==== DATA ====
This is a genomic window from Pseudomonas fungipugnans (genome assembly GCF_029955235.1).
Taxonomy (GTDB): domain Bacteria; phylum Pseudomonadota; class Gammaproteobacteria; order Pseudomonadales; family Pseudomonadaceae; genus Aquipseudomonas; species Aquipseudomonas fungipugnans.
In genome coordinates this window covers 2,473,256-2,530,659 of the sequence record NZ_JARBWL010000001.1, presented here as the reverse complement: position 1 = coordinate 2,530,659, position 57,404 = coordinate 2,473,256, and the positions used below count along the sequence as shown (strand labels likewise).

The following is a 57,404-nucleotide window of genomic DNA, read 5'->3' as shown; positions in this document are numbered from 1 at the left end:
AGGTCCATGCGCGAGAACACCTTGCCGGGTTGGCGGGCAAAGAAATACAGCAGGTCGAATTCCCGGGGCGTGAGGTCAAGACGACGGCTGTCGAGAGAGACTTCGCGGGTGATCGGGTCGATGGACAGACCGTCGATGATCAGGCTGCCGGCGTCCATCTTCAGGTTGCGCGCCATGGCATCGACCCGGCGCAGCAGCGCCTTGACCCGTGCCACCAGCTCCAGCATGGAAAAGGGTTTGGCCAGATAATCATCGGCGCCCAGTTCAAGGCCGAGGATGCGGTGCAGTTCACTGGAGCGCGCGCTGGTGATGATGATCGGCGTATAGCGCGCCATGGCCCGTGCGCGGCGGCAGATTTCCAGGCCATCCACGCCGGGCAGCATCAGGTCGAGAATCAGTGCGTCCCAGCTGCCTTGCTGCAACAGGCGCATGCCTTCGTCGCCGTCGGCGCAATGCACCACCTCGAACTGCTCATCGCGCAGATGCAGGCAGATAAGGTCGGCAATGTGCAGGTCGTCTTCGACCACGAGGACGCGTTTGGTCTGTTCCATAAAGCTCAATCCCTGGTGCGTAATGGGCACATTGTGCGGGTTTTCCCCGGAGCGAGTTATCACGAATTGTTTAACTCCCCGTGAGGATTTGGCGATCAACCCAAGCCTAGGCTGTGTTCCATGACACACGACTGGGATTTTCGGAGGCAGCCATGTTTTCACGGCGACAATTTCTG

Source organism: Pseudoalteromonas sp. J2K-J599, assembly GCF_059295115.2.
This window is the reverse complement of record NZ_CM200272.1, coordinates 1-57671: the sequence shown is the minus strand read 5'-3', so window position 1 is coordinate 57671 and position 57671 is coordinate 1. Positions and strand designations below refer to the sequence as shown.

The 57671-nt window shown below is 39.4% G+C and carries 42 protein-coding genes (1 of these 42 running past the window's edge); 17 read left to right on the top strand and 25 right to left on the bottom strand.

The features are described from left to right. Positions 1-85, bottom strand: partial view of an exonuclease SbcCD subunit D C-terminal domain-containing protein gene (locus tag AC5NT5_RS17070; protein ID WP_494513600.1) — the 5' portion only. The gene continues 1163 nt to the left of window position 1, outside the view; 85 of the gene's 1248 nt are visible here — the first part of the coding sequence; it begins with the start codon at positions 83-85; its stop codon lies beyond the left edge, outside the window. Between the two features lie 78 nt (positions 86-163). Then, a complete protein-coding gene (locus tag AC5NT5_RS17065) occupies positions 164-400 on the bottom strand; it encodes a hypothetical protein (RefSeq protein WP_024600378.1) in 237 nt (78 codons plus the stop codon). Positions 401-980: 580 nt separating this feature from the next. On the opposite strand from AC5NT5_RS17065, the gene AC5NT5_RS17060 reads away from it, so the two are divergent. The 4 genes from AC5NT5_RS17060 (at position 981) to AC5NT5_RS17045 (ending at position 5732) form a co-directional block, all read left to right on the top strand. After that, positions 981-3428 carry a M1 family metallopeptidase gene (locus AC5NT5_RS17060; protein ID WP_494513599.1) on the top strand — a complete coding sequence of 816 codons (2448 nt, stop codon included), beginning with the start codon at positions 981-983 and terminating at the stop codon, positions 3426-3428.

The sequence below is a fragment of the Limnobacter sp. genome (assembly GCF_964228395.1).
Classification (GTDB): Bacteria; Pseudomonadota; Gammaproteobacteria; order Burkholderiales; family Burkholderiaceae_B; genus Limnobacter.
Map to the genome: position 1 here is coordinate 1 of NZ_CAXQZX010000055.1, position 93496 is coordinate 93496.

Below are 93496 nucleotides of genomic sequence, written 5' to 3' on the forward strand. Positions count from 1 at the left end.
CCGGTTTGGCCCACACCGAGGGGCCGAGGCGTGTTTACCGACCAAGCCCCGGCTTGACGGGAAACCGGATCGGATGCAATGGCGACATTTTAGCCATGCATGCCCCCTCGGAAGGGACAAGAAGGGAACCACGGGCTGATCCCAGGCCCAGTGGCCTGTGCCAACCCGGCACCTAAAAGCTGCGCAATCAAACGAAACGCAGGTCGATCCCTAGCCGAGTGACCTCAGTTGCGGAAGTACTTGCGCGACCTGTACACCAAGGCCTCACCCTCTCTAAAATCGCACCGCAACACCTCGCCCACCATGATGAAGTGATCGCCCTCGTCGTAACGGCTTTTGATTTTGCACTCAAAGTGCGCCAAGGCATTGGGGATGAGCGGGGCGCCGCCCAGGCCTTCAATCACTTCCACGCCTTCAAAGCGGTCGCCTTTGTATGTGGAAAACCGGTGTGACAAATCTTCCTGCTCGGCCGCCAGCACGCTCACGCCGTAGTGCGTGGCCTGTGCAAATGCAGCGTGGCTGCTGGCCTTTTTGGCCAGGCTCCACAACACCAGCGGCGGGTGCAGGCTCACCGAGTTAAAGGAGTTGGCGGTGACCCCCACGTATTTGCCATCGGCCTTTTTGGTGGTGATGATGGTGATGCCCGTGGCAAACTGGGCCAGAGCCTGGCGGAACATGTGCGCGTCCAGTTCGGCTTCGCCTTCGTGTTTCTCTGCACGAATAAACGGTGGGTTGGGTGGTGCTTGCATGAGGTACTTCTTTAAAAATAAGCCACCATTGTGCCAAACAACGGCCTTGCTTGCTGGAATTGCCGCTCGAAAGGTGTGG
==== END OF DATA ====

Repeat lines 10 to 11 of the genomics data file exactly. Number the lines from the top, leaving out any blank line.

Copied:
The sequence below is a fragment of the Limnobacter sp. genome (assembly GCF_964228395.1).
Classification (GTDB): Bacteria; Pseudomonadota; Gammaproteobacteria; order Burkholderiales; family Burkholderiaceae_B; genus Limnobacter.